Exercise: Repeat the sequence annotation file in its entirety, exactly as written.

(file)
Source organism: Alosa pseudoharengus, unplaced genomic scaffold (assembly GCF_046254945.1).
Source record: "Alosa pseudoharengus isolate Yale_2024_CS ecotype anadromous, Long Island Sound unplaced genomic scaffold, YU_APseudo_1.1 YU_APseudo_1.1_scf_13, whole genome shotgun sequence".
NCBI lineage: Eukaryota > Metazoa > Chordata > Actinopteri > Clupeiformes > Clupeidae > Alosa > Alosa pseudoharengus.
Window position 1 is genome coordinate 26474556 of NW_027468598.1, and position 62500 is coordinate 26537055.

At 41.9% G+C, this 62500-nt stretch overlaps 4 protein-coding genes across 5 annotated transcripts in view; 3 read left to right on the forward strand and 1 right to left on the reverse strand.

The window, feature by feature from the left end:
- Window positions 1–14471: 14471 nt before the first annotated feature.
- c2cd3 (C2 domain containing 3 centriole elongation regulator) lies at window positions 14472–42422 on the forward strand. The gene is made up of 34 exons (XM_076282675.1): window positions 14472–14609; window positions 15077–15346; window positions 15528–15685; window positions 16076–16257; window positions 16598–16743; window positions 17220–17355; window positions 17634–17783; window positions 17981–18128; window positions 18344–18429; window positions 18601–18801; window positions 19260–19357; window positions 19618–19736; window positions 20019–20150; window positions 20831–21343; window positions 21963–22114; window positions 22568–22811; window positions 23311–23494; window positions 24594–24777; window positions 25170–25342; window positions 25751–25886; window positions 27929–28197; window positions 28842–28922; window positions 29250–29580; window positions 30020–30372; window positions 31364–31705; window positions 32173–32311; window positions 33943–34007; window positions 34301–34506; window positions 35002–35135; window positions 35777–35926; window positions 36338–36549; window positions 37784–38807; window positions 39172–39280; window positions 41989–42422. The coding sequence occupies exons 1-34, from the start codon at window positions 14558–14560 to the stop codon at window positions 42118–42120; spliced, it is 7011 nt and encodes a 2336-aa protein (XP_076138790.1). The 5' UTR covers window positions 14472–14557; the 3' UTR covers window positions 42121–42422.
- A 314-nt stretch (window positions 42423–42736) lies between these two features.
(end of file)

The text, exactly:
Source organism: Alosa pseudoharengus, unplaced genomic scaffold (assembly GCF_046254945.1).
Source record: "Alosa pseudoharengus isolate Yale_2024_CS ecotype anadromous, Long Island Sound unplaced genomic scaffold, YU_APseudo_1.1 YU_APseudo_1.1_scf_13, whole genome shotgun sequence".
NCBI lineage: Eukaryota > Metazoa > Chordata > Actinopteri > Clupeiformes > Clupeidae > Alosa > Alosa pseudoharengus.
Window position 1 is genome coordinate 26474556 of NW_027468598.1, and position 62500 is coordinate 26537055.

At 41.9% G+C, this 62500-nt stretch overlaps 4 protein-coding genes across 5 annotated transcripts in view; 3 read left to right on the forward strand and 1 right to left on the reverse strand.

The window, feature by feature from the left end:
- Window positions 1–14471: 14471 nt before the first annotated feature.
- c2cd3 (C2 domain containing 3 centriole elongation regulator) lies at window positions 14472–42422 on the forward strand. The gene is made up of 34 exons (XM_076282675.1): window positions 14472–14609; window positions 15077–15346; window positions 15528–15685; window positions 16076–16257; window positions 16598–16743; window positions 17220–17355; window positions 17634–17783; window positions 17981–18128; window positions 18344–18429; window positions 18601–18801; window positions 19260–19357; window positions 19618–19736; window positions 20019–20150; window positions 20831–21343; window positions 21963–22114; window positions 22568–22811; window positions 23311–23494; window positions 24594–24777; window positions 25170–25342; window positions 25751–25886; window positions 27929–28197; window positions 28842–28922; window positions 29250–29580; window positions 30020–30372; window positions 31364–31705; window positions 32173–32311; window positions 33943–34007; window positions 34301–34506; window positions 35002–35135; window positions 35777–35926; window positions 36338–36549; window positions 37784–38807; window positions 39172–39280; window positions 41989–42422. The coding sequence occupies exons 1-34, from the start codon at window positions 14558–14560 to the stop codon at window positions 42118–42120; spliced, it is 7011 nt and encodes a 2336-aa protein (XP_076138790.1). The 5' UTR covers window positions 14472–14557; the 3' UTR covers window positions 42121–42422.
- A 314-nt stretch (window positions 42423–42736) lies between these two features.